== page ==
Renewables are displacing coal generation as Covid-19 eats at demand
image credit: NREL's National Wind Technology Center in Colorado. Credit: David Wagman
- May 5, 2020 9:46 pm GMTMay 5, 2020 7:59 pm GMT
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Electricity generated by renewable sources like solar, wind and hydro has exceeded coal-fired power in the United States for a record 40 straight days, according to a report based on U.S. government data released on Monday.
According to research produced by the Institute for Energy Economics and Financial Analysis (IEEFA), the boost for renewables is due to a seasonal increase in low-cost solar and hydro power generation, along with a slump in electricity demand caused by coronavirus-related stay-at-home orders. Coal tends to be the first power source to be cut by utilities when demand falls because subsidized renewable sources are cheaper to operate and often backed by state clean-energy mandates.
The IEEFA researech drew on preliminary data from the U.S. Energy Information Administration going back to late March.
Every day between March 25 and May 3, solar, wind and hydro plants together produced more electricity than the nation’s coal-fired plants, and accounted for about one fifth of the grid’s power, IEEFA said. The longest back-to-back stretch previously was nine days in 2019. In total in 2019, renewables beat coal on 38 days, IEEFA said.
IEEFA added it is possible that renewable energy in the United States could exceed coal on an annual basis for the first time this year, a year earlier than it initially forecast, if power consumption trends caused by the health crisis continue.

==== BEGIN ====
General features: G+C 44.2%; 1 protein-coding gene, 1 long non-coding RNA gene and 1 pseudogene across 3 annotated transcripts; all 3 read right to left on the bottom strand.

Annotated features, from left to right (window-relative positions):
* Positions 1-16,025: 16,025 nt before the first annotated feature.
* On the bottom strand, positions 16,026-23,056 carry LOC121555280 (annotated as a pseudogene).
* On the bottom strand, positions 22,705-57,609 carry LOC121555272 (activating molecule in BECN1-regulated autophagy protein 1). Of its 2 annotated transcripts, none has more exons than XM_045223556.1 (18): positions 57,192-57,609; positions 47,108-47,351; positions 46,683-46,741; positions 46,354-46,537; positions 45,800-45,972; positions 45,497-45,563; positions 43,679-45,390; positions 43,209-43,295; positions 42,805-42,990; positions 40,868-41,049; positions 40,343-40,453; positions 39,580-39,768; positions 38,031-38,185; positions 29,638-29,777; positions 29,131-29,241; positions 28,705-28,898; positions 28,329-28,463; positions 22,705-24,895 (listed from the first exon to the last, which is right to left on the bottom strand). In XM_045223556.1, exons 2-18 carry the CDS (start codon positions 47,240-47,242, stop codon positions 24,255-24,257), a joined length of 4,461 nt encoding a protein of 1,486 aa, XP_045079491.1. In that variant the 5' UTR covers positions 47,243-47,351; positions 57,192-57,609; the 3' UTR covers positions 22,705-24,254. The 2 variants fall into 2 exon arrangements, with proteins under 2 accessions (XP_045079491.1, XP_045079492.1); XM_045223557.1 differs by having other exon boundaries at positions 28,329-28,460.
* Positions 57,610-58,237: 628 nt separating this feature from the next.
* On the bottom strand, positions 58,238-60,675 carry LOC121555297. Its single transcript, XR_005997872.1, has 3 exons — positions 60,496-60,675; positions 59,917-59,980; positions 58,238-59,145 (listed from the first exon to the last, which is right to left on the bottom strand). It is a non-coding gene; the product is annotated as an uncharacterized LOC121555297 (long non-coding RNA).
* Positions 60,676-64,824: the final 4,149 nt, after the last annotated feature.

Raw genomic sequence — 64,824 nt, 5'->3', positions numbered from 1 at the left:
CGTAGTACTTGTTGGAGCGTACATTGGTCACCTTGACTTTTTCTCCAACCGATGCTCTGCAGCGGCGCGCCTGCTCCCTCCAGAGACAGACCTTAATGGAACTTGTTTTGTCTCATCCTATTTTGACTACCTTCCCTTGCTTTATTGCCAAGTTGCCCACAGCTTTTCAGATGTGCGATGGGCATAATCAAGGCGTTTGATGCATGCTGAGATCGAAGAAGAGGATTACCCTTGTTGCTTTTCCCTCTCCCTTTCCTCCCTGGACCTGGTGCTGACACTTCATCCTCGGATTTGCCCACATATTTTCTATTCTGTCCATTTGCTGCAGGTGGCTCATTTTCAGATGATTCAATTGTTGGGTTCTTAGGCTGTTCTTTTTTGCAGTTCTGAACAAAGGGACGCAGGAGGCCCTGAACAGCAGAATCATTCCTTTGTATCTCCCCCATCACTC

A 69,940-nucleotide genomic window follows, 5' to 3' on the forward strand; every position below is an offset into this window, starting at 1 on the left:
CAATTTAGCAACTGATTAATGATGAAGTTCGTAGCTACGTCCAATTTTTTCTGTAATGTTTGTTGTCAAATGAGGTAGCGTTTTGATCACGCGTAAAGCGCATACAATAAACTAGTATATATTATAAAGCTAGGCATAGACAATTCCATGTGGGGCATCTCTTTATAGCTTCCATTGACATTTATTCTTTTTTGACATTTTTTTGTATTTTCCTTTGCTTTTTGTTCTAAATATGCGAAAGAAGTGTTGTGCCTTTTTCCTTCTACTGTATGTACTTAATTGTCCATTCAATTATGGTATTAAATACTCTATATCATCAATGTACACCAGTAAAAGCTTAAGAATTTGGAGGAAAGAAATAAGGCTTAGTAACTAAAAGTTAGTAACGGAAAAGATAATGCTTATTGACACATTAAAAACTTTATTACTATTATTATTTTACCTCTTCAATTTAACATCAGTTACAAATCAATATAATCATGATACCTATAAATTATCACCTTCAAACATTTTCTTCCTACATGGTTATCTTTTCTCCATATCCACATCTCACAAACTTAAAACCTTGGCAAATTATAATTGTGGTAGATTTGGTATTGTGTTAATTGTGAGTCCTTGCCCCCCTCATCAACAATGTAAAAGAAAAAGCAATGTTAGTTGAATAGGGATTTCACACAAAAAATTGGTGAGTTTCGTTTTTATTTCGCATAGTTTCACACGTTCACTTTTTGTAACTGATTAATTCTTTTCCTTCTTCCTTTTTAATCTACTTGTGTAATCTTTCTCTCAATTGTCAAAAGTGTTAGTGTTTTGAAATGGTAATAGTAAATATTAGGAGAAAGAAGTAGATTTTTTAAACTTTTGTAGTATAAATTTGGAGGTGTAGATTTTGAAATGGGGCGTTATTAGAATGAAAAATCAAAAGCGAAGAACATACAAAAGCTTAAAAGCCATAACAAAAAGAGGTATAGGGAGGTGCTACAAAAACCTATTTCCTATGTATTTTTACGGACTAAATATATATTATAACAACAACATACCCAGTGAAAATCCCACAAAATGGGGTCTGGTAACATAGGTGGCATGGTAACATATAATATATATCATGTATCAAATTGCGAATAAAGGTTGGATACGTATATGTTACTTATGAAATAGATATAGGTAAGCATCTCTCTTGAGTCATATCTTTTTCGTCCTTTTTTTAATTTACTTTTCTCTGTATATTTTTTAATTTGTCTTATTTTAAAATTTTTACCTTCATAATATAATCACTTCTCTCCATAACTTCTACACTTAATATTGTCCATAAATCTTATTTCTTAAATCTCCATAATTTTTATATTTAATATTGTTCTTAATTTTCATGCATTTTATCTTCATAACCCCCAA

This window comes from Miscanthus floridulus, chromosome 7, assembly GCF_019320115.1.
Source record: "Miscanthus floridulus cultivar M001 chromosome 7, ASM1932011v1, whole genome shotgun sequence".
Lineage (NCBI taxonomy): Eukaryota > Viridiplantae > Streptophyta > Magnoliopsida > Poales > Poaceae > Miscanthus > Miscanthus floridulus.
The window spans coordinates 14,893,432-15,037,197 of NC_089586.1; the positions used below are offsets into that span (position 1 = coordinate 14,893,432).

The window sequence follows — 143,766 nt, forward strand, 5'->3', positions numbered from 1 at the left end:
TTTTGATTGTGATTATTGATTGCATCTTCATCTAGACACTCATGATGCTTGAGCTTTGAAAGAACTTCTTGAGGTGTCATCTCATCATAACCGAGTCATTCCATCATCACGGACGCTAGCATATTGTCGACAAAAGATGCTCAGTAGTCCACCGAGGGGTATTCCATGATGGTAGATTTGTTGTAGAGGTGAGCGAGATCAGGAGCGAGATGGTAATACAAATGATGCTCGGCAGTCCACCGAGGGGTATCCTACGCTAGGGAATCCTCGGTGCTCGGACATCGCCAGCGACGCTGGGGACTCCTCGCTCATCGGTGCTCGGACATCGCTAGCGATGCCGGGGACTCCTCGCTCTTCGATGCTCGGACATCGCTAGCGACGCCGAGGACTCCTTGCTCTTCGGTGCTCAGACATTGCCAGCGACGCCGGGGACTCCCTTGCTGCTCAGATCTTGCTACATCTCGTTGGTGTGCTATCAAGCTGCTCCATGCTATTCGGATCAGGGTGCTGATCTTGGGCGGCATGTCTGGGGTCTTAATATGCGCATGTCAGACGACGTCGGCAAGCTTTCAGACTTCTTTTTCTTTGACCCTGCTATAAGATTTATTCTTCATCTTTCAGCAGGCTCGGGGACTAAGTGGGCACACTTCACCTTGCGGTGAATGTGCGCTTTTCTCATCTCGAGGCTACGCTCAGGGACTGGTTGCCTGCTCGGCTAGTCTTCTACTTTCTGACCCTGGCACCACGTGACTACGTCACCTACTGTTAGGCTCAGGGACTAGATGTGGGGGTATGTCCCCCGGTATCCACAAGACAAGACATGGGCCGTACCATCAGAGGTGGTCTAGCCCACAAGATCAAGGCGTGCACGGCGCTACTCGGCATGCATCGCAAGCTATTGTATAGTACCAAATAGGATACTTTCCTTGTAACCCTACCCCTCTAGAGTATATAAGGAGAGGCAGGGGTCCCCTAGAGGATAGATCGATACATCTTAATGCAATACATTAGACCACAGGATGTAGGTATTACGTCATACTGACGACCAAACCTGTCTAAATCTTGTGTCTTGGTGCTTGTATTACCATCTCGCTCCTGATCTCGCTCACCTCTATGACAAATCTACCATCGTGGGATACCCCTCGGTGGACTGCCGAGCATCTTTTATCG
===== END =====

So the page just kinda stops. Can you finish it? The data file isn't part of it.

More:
The pandemic and global lockdown have cratered demand for electricity around the world. The drop is the equivalent of losing the entire energy demand of India, the world’s third-largest energy consumer.
According to the International Energy Agency (IEA), the Covid-19 pandemic represents the “biggest shock to the global energy system in more than seven decades.” It said the drop in demand this year is on track to to dwarf the impact of the 2008 financial crisis.
The plunge in demand for nearly all major fuels is “staggering,” especially for coal, oil and gas. “Only renewables are holding up during the previously unheard-of slump in electricity use,” said Dr Fatih Birol, the IEA executive director. He said that the energy industry that emerges from the crisis will be “significantly different from the one that came before.”
The silver linings, according to IEA, are that global emissions are expected to fall this year by a record 8% and renewable energy resources are moving past fossil fuels as a source of power generation.